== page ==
As you’re reading, enjoy some Crystal Method:
When you’re getting about the mean Streets of San Francisco, you should imagine that every driver you encounter is an uninsured, recently-released felon who’s driving an unregistered vehicle. That’s how I’ve been doing it the past quarter-century.
Conversely, when you’re driving, you should imagine that all the peds around you are suicidal. That means that you should expect them to dart out from the sidewalk right into your path.
So if you’re looking at things that way, then it makes sense to stay Hell away from sidewalks.
Thusly. All the way up* Ignatious Heights on outbound Fulton past Masonic:
I’m not saying it’s easy to safely drive an MUNI bus, but I’m saying some drivers are better than others. This driver lacks respect for the SFMTA’s ideologically and politically-skewed impulses, as do I.
Remember, Safety First, Ideologically-Driven “Streetscapes” Last.
*And just look at the traffic coming down the hill – does anybody actually use the suicide lane to turn into the dead-end that is USF, seen camera right? (Maybe USF Security does?) Man, this isn’t how I would handle this stretch of Futon. And, oh yes, SFMTA, you should add a traffic signal on Clayton so the USF dormies can get to their inbound #5 Fulton bus stop, but you already know that, don’t you, SFMTA?
Via Stanley Roberts of KRON-TV’s People Behaving Badly comes this “viral” (just two views so far, but the day is young) video.
The driver of this ride should have his/her license pulled until somebody in authoritah can figure out what went wrong:
But that’s not going happen, ’cause driving is a right, and not a privilege. In California, anyway.
I call this real red light running because it’s obvious that the errant driver entered the intersection on a red light (and I’m basically saying that the color of the light when a driver exits doesn’t matter and that peds need to wait for an intersection to clear whether or not they have a green. In California, anyway.) I don’t know if there was any bad behavior on the part of the ped(s).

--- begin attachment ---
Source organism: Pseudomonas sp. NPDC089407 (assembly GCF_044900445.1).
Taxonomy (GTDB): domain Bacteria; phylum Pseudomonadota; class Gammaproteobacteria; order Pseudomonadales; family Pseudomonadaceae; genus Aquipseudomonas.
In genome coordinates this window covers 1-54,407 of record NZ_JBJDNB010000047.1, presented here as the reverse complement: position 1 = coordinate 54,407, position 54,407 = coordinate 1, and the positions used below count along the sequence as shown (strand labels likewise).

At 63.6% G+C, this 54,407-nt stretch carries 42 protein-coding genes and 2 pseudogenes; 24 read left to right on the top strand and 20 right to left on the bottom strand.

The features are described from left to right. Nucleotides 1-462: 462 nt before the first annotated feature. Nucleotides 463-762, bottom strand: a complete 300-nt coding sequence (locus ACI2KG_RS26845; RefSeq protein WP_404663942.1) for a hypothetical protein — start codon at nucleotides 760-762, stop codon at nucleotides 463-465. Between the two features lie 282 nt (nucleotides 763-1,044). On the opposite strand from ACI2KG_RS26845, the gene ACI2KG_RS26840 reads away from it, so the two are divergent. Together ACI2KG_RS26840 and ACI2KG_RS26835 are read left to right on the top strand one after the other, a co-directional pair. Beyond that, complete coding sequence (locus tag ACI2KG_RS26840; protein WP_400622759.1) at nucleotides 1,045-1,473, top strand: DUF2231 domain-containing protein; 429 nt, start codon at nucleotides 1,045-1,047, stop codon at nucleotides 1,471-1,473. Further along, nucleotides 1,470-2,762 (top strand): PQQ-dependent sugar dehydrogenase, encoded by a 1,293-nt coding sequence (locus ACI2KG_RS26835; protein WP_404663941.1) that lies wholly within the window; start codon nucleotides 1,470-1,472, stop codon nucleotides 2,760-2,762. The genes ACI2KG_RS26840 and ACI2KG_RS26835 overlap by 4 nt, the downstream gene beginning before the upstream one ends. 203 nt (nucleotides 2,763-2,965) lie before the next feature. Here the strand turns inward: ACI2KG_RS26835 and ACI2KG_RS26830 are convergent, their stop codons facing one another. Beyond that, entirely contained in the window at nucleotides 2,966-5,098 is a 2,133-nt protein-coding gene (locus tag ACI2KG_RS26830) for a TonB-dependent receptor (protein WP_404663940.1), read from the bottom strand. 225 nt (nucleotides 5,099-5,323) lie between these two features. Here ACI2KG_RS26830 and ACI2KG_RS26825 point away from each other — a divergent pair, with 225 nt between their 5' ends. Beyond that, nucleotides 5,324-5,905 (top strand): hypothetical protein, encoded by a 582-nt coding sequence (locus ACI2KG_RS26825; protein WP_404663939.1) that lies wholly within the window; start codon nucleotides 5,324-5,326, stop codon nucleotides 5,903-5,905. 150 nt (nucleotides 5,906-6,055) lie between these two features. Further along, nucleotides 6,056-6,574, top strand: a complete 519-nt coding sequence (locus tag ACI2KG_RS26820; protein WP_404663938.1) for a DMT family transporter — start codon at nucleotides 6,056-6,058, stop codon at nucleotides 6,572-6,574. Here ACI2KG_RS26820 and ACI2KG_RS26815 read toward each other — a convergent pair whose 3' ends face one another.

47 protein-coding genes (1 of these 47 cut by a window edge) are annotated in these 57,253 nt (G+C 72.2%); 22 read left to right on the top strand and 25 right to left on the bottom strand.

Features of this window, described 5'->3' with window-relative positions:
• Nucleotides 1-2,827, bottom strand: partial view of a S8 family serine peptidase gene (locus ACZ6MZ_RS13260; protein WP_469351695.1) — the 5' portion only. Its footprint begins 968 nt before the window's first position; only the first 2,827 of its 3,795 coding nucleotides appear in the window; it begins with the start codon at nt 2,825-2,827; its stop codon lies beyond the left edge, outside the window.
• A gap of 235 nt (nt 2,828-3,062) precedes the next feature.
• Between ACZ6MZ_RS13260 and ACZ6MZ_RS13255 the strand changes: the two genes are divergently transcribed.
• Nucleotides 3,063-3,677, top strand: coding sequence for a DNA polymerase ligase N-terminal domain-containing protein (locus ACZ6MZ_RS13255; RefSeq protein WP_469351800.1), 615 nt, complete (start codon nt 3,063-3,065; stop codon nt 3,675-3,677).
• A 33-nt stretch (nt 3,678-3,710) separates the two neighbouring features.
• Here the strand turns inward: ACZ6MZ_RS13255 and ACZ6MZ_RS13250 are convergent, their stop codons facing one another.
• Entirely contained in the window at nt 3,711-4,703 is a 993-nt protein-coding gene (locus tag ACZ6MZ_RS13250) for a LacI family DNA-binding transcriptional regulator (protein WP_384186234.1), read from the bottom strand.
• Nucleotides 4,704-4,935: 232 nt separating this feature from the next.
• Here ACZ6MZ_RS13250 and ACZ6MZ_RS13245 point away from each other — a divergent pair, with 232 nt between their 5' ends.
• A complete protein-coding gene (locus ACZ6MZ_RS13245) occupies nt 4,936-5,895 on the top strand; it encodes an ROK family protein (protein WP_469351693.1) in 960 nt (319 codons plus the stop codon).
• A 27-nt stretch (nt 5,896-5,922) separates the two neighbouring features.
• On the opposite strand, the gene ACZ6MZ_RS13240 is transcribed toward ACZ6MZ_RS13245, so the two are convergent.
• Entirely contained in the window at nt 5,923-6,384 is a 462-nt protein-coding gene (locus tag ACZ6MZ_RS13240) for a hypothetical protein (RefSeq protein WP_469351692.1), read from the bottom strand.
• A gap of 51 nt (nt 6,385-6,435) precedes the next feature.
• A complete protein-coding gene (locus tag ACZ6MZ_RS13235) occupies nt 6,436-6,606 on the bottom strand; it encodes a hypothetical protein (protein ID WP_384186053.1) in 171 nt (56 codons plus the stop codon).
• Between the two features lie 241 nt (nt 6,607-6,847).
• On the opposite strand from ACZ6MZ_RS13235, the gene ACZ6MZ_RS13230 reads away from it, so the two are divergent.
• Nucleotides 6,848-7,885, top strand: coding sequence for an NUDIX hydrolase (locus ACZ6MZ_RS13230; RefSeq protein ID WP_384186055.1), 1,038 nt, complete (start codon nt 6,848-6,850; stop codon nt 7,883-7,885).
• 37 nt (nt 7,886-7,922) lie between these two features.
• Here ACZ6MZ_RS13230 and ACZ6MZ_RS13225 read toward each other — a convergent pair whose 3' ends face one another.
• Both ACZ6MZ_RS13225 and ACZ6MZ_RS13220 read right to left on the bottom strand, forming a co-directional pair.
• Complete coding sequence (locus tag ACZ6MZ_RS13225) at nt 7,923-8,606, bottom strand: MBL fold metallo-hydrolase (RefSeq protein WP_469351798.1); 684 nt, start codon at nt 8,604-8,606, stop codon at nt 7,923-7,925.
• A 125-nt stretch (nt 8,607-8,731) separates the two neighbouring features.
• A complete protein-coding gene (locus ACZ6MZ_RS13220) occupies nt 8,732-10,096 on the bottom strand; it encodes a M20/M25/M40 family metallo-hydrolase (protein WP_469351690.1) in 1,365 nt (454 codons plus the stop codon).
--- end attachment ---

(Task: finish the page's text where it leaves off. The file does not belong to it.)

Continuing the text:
The saving grace is that a lot of people who don’t know what they’re doing behind the wheel drive real slow. This is a possible drunkie…
(Well, sure it’s not an actual bike-only path, it’s a multipurpose trail, or something. But most call it the bike path cause bike riders are allowed on it, as opposed to the ped-only path near Oak on the other side of the Panhandle.)
I’m a polite ped so I generally stay off the paved part* of the Golden Gate Park Panhandle bike path near Fell. This was my view of an impolite ped as I trod on the grass for a few blocks:
Click to expand
She spent most of her eastward journey smack dab in the middle of the westbound lane or smack dab in the middle of the trail on the dashed yellow line. This went on for minutes. Westbound cyclists didn’t know how to pass her, on the left or on the right. Occasionally she’d veer to the right side of the right lane, where she belonged, but that phase of her journey didn’t last too long.
So what was this, a cry for help? Yeah, sort of.
Who will hear her?
*Yeah, this bike path is wider (12 feet) than before (8 feet), but it’s still too narrow. 16 feet sounds right, considering.